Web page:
The future of 5G in Ithaca | Ithaca

Sam Fried

ITHACA, NY — Infrastructure that would support 5G networks could very well expand in Ithaca this year, after Common Council members outlined guidelines regulating the installation of 5G cell towers at the tail end of last year. Commonly known as the next generation in mobile networking technology, 5G — which […]

ITHACA, NY — Infrastructure that would support 5G networks could very well expand in Ithaca this year, after Common Council members outlined guidelines regulating the installation of 5G cell towers at the tail end of last year.

Commonly known as the next generation in mobile networking technology, 5G — which stands for the fifth generation of standards set by the International Telecommunication Union (ITU) in order to regulate cellular networks — has several applications for consumers, tech laborers and businesses. The small cells, or small towers, required to enable 5G in an area relay information between devices at a rapid speed, and have increased bandwidth that provides faster download speeds. In the last year, the Common Council has attempted to thread the needle between providing access to said mobile networks and hearing residents and advocates’ environmental and health and safety concerns, all the while seemingly avoiding potential litigation from Verizon for delaying the installation of 5G equipment.

The city hired Long Island-based attorney Andrew Campanelli to assess the measures local officials can take to control where 5G can be deployed in Ithaca. Ultimately, this resulted in the city approving amendments to city codes to oversee the installation of small cells via a vote of 7-2 back in October.

These small cells can be placed at the following utility sites:

  • Utility transmission towers
  • Public water tanks
  • Inside or concealed around steeples or similar architectural features
  • Rooftops
  • Utility poles in publicly owned rights-of-way or similar public properties as identified by the city of Ithaca

Any small cell wireless facility, according to the statute, shall be 250 feet or more from any residence, school, or day care facility and 1,500 feet or more from any other small cell wireless facility proposed or installed. The city codes list the following locations for small cell installation in order of preference, from most preferred location to least preferred:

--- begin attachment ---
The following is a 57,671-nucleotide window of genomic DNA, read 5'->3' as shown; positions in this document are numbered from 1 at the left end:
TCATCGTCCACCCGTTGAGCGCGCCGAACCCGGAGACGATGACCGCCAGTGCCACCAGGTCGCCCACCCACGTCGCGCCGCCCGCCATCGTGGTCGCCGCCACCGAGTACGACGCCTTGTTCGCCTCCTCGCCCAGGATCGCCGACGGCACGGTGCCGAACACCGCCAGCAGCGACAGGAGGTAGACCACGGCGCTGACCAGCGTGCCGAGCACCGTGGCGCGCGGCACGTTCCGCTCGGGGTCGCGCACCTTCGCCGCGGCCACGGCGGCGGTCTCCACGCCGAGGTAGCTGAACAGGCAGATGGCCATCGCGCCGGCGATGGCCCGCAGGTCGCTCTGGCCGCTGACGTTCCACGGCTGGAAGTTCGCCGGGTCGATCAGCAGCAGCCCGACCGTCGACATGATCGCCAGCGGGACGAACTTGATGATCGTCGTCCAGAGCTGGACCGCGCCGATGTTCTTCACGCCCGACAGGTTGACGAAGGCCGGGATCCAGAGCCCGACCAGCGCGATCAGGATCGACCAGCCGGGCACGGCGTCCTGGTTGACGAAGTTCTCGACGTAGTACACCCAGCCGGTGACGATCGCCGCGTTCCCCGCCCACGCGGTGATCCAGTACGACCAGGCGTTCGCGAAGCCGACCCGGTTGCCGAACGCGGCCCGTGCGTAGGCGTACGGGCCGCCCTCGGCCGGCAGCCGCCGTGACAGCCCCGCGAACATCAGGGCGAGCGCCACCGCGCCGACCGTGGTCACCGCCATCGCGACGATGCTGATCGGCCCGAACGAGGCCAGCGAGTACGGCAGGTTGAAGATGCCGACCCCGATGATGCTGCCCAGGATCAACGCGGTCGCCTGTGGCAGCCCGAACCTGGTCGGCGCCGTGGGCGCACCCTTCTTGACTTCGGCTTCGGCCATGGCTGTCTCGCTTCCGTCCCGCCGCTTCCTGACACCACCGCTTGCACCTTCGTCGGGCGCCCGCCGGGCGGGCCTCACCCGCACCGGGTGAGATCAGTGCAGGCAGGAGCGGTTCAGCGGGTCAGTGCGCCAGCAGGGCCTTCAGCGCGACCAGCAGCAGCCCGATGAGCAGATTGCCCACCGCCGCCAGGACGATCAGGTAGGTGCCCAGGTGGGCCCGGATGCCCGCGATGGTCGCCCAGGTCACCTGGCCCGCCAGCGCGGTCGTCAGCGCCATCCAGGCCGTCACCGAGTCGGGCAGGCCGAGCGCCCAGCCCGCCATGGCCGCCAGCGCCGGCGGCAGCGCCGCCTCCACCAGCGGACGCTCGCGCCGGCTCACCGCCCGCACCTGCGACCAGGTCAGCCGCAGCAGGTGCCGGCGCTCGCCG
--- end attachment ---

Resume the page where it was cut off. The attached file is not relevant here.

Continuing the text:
1. Industrial zone

2. Commercial zone

3. Mixed commercial and residential zone

4. Residential zone.

Avoidance areas for small cell infrastructure include flood hazard zones, and historically and culturally significant resources, according to city codes.

Alderperson Ducson Nguyen has “vehemently” opposed some of the amendments to the code, labeling them as too restrictive. Nguyen noted that as of this month some providers have already reached out to the city to begin installing small-cell infrastructure.

“Some providers have reached out for installation — I think Verizon and AT&T — but I think they will find that our new rules are so restrictive that they will be able to add little to no new infrastructure, which is to the detriment of our residents,” Nguyen said.

Nguyen, a software engineer, noted restrictions — such as the provision that requires small cells to be 250 feet away from education centers and residences — will leave telecommunication companies with no options.

“Though there may be other small areas, [amending the city code] means small cells have to be in South Hill, the part of the city where the big box stores are,” Nguyen said. That leaves the city with very little.”

A lack of 5G infrastructure, he said, can already be felt during highly-populated events in Ithaca.

“I see it at the [Ithaca Farmers Market] and other highly populated events, where on a busy summer day you will already have trouble connecting to the internet or even sending messages,” Nguyen added. “We are going to see a degradation of service moving forward as companies decommission their older equipment. It is going to be hard to keep up with the latest technology.”

The current standard for measuring the effectiveness of cellular service is testing for dropped calls, which is something Nguyen fought to change. In October, he introduced an amendment that shifted that standard, instead suggesting 5G small cell applications could be considered if data speeds dip below a download speed of 10 mbps.

“The standard of using drop calls for determining that an area needs additional service is completely antiquated,” Nguyen said. “I actually agree that our current wireless speeds are fine. What I’m worried about is increased capacity as more people come here and being ready for the future.”

Although initially being approved by the council, the amendment was repealed via a vote of 7-3 in December.

Members of the council and the public spoke in support of reverting back to the previous standards for testing cellular service.

Ducson Nguyen

Jerone Galiano, an environmental consultant with the New York State Energy Research and Development Authority, said during the Dec. 1 Common Council meeting that, while well-intentioned, shifting the standard would “set the city up for failure.”

“We already have sufficient data speed within Ithaca, which I utilize and I am thankful for that. But because speeds vary so much by the time of day, the carrier, and the device, a telecommunications applicant can submit and cherry pick false records of insufficient speeds as their proof of gap in coverage in order to install as many wireless transmitters as they can,” Galiano said. “It’d be nearly impossible to verify the accuracy of their measurements and it’d just become a time consuming burden for a city to prove otherwise.

Galiano called the proposed new standard a “loophole.”

“Having that new standard only opens the loophole for applicants to bypass the codes that aim at minimizing unnecessary redundant infrastructure and affect the downtown aesthetic,” he added.

Alderperson George McGonigal introduced the resolution to strike down Nguyen’s amendment.